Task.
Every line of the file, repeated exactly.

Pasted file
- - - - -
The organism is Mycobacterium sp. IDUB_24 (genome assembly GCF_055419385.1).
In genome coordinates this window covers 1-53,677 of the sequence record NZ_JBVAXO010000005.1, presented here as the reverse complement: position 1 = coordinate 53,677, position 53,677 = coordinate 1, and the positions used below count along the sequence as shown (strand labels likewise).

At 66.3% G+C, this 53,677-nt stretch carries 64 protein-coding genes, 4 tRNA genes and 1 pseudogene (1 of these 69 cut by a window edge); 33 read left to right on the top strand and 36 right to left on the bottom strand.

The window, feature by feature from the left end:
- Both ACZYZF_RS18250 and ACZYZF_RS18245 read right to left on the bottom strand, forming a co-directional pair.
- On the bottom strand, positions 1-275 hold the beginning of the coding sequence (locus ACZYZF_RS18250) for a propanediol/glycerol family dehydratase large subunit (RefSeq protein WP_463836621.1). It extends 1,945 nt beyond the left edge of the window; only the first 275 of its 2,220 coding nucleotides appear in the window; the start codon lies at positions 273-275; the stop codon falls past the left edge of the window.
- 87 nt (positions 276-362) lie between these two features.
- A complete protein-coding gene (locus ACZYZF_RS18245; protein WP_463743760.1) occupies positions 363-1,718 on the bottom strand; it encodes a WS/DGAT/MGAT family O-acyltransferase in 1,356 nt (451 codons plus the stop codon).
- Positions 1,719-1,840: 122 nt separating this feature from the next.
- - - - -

The organism is Mycobacterium sp. IDUB_24 (genome assembly GCF_055419385.1).
In genome coordinates this window covers 1-53,677 of the sequence record NZ_JBVAXO010000005.1, presented here as the reverse complement: position 1 = coordinate 53,677, position 53,677 = coordinate 1, and the positions used below count along the sequence as shown (strand labels likewise).

At 66.3% G+C, this 53,677-nt stretch carries 64 protein-coding genes, 4 tRNA genes and 1 pseudogene (1 of these 69 cut by a window edge); 33 read left to right on the top strand and 36 right to left on the bottom strand.

The window, feature by feature from the left end:
- Both ACZYZF_RS18250 and ACZYZF_RS18245 read right to left on the bottom strand, forming a co-directional pair.
- On the bottom strand, positions 1-275 hold the beginning of the coding sequence (locus ACZYZF_RS18250) for a propanediol/glycerol family dehydratase large subunit (RefSeq protein WP_463836621.1). It extends 1,945 nt beyond the left edge of the window; only the first 275 of its 2,220 coding nucleotides appear in the window; the start codon lies at positions 273-275; the stop codon falls past the left edge of the window.
- 87 nt (positions 276-362) lie between these two features.
- A complete protein-coding gene (locus ACZYZF_RS18245; protein WP_463743760.1) occupies positions 363-1,718 on the bottom strand; it encodes a WS/DGAT/MGAT family O-acyltransferase in 1,356 nt (451 codons plus the stop codon).
- Positions 1,719-1,840: 122 nt separating this feature from the next.